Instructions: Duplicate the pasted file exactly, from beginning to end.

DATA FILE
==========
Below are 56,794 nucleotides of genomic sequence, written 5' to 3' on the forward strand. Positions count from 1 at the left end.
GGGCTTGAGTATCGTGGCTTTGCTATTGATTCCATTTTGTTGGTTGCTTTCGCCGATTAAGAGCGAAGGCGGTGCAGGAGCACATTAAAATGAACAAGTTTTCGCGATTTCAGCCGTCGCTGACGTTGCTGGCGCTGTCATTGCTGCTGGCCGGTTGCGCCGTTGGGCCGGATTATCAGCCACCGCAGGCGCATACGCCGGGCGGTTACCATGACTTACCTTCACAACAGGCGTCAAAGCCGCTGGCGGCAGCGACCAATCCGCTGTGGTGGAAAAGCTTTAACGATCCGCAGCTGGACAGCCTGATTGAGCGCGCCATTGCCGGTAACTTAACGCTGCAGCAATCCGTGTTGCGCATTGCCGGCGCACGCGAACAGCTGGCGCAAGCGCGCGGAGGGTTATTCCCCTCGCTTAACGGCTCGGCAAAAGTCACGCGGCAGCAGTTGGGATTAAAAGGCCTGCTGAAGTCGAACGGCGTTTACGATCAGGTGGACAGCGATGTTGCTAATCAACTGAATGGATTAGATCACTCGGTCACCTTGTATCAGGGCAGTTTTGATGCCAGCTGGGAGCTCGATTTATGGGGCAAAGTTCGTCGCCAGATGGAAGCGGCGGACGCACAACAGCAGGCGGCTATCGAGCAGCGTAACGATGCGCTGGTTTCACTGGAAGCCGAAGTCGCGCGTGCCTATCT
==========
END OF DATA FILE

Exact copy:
Below are 56,794 nucleotides of genomic sequence, written 5' to 3' on the forward strand. Positions count from 1 at the left end.
GGGCTTGAGTATCGTGGCTTTGCTATTGATTCCATTTTGTTGGTTGCTTTCGCCGATTAAGAGCGAAGGCGGTGCAGGAGCACATTAAAATGAACAAGTTTTCGCGATTTCAGCCGTCGCTGACGTTGCTGGCGCTGTCATTGCTGCTGGCCGGTTGCGCCGTTGGGCCGGATTATCAGCCACCGCAGGCGCATACGCCGGGCGGTTACCATGACTTACCTTCACAACAGGCGTCAAAGCCGCTGGCGGCAGCGACCAATCCGCTGTGGTGGAAAAGCTTTAACGATCCGCAGCTGGACAGCCTGATTGAGCGCGCCATTGCCGGTAACTTAACGCTGCAGCAATCCGTGTTGCGCATTGCCGGCGCACGCGAACAGCTGGCGCAAGCGCGCGGAGGGTTATTCCCCTCGCTTAACGGCTCGGCAAAAGTCACGCGGCAGCAGTTGGGATTAAAAGGCCTGCTGAAGTCGAACGGCGTTTACGATCAGGTGGACAGCGATGTTGCTAATCAACTGAATGGATTAGATCACTCGGTCACCTTGTATCAGGGCAGTTTTGATGCCAGCTGGGAGCTCGATTTATGGGGCAAAGTTCGTCGCCAGATGGAAGCGGCGGACGCACAACAGCAGGCGGCTATCGAGCAGCGTAACGATGCGCTGGTTTCACTGGAAGCCGAAGTCGCGCGTGCCTATCT